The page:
Human drama hides behind science fiction's settings

My top 5 political science fiction books


I have been working for a long time on this post, and I'm still not 100% sure about it, but one thing is certain, if I keep on waiting for it to be "perfect" it will never be published, and besides this is my personal list, so if you disagree with the inclusion (or exclusion) of a given book, please let me know in the comments. These are five individual novels that have shaped political science fiction over the past century, and as such I have chosen them as five must reads for anyone interested in this subject; I am working also on a post about sagas, trilogies and series, so you will not find here some titles that would seem obvious otherwise.

1. A Brave New World - Aldous Huxley. Coming from a society as structured and divided by social class as early 20th century England, this is one sharp critique of the direction society was taking at the time, and even today it still has some troubling warnings to be heeded. If you haven't read it be sure to grab a copy of it as soon as you can.

2. 1984 - George Orwell. This has been labeled by many scholars, critics and readers as the definition of a Totalitarian Dystopia. Given that Orwell was himself a socialist, this grim vision of a world of want and control strikes a chord with most of us, and the term Orwellian has become a steeple of totalitarianism. Another classic that if you haven't read, you are missing out.

3. The Left Hand of Darkness - Ursula K. Le Guin. As the author herself has said, this book is nothing more than a speculative exercise, thinking about the relations existing between gender, sexual interaction and power; this is a book that departs from the familiar setting of planet earth, and plunges us into an alien world, but the questions it poses make it a must read, especially for those interested in gender issues.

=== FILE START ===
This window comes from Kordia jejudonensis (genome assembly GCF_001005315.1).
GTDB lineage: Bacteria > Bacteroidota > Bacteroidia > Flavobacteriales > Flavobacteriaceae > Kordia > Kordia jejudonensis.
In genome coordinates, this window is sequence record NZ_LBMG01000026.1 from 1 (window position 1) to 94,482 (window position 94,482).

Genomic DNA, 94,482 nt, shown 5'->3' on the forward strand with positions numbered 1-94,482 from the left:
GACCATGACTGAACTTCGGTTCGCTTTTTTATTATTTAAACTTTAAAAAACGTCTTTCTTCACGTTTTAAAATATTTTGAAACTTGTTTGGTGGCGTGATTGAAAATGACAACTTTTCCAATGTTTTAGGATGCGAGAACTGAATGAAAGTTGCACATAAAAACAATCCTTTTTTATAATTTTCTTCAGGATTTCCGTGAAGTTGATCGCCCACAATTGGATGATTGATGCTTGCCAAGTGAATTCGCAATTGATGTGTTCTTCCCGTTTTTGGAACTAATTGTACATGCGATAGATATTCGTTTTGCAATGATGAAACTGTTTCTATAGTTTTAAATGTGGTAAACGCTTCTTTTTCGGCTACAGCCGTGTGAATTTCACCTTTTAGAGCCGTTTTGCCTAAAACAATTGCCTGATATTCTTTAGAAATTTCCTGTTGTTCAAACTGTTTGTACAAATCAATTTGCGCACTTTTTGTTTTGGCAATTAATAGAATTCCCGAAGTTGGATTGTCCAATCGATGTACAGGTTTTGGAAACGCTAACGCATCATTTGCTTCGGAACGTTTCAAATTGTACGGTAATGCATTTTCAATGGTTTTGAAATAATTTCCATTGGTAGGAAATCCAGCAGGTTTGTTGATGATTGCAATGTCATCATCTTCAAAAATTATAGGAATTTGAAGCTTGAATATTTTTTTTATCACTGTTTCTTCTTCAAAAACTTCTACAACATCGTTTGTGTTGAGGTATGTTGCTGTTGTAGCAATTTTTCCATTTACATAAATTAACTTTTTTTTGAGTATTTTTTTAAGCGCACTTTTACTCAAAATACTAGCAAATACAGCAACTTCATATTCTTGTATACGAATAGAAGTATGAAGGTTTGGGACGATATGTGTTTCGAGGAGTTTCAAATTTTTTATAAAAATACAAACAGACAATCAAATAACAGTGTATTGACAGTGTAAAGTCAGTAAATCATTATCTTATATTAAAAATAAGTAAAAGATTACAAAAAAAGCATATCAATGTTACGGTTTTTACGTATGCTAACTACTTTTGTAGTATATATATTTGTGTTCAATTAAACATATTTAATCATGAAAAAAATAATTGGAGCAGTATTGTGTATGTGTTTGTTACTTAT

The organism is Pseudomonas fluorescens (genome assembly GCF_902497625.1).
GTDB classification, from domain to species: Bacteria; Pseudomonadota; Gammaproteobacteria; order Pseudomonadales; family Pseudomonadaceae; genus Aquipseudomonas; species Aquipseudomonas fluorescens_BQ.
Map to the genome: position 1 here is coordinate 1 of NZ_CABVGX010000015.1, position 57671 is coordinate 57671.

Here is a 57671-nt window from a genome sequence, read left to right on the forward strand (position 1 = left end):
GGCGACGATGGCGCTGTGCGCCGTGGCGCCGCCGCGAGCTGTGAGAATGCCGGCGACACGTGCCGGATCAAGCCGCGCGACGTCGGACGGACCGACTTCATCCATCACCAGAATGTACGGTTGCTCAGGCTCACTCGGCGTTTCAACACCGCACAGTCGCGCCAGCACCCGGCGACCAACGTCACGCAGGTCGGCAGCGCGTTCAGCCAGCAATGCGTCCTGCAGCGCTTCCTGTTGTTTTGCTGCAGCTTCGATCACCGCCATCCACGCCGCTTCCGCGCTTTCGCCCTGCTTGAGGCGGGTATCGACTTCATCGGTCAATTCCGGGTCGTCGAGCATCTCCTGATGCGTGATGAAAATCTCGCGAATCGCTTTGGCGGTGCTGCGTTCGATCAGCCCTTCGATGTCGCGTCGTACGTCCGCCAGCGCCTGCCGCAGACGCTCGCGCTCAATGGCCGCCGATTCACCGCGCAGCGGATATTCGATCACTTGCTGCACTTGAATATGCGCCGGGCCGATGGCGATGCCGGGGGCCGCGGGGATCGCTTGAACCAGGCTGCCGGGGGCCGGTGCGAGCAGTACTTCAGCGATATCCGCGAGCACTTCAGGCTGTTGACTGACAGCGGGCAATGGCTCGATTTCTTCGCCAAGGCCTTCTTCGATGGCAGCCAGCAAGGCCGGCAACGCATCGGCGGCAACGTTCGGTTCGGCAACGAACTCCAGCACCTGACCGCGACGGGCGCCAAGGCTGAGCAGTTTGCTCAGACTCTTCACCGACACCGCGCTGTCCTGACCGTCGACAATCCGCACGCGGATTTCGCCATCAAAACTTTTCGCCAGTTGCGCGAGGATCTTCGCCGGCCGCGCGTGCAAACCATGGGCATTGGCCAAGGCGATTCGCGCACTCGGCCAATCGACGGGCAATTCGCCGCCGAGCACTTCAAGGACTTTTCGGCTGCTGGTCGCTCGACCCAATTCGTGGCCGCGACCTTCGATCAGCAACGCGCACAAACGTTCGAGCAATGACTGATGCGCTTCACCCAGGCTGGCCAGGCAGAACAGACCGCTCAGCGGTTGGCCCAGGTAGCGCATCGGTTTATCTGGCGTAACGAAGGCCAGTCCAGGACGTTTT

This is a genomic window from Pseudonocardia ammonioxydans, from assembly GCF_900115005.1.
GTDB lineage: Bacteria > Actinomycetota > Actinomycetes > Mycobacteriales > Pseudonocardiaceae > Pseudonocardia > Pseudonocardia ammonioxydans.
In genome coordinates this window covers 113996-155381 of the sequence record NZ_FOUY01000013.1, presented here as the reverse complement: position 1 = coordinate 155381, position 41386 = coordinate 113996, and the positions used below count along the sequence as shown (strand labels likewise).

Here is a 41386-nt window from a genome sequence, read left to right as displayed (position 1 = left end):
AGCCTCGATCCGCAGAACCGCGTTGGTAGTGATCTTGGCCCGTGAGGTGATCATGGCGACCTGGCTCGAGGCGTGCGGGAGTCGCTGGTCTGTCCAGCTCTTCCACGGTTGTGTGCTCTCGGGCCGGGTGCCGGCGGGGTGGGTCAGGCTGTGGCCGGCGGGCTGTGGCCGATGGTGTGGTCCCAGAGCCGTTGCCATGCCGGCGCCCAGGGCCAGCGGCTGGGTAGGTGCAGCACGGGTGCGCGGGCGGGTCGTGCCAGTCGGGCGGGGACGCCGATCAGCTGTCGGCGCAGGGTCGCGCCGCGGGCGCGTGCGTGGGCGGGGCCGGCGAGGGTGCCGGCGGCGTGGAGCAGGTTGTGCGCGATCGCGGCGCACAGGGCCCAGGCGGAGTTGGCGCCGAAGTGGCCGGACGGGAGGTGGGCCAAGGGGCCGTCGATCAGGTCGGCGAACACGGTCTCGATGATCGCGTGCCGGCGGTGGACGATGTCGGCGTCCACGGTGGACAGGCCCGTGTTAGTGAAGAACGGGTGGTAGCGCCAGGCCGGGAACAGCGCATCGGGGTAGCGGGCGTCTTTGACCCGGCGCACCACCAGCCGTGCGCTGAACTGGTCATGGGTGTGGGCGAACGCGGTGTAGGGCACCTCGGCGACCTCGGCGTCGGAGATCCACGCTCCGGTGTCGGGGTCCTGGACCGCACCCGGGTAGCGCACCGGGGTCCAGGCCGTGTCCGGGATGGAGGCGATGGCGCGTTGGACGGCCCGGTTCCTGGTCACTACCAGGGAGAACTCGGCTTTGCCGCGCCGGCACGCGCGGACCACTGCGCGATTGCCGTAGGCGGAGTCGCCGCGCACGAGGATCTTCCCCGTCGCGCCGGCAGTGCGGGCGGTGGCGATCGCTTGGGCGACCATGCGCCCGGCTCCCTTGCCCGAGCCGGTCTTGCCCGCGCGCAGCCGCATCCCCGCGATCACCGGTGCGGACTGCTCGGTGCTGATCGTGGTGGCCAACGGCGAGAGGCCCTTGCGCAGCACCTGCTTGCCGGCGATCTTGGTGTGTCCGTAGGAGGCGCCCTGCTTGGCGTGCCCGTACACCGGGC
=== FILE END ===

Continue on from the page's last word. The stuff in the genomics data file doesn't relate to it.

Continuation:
4. The Handmaid's Tale - Margaret Atwood. What would happen if society was somehow, inexplicably, thrown into the hands of extremist conservatives, where women are thrown back to the role of breeders, little more than objects and possessions for the dominant males of society. A grim and thoughtful work, that reflects upon our societal values about gender relations.

5. Space Merchants - Frederik Pohl. This is one story that could perfectly have been written this year (as long as you overlook some of the props in the scenes), because it reflects two concerns of today's society: rampant environmental destruction on behalf of industrial growth, and the power of marketing and advertising to subvert men's wills (well not as much as that but pretty close). It's interesting to see how some social concerns don't fade but just change in appearance and packaging; this novel is a must read for conspiracy theorists.

I hope you enjoy this short list and that it will help you find some of the landmark political novels in science fiction history. And if you buy one of the books from the links provided here I will be eternally grateful to you. Oh and if you have anything to add (be it praise or criticism) please be sure to leave it in the comments.

Comments

  1. A great list! Definitely adding these to the TBR pile :)

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    1. If you have any other books you feel should be here, please tell me about them

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  2. we have a amazing writer for science fiction Clara Bush

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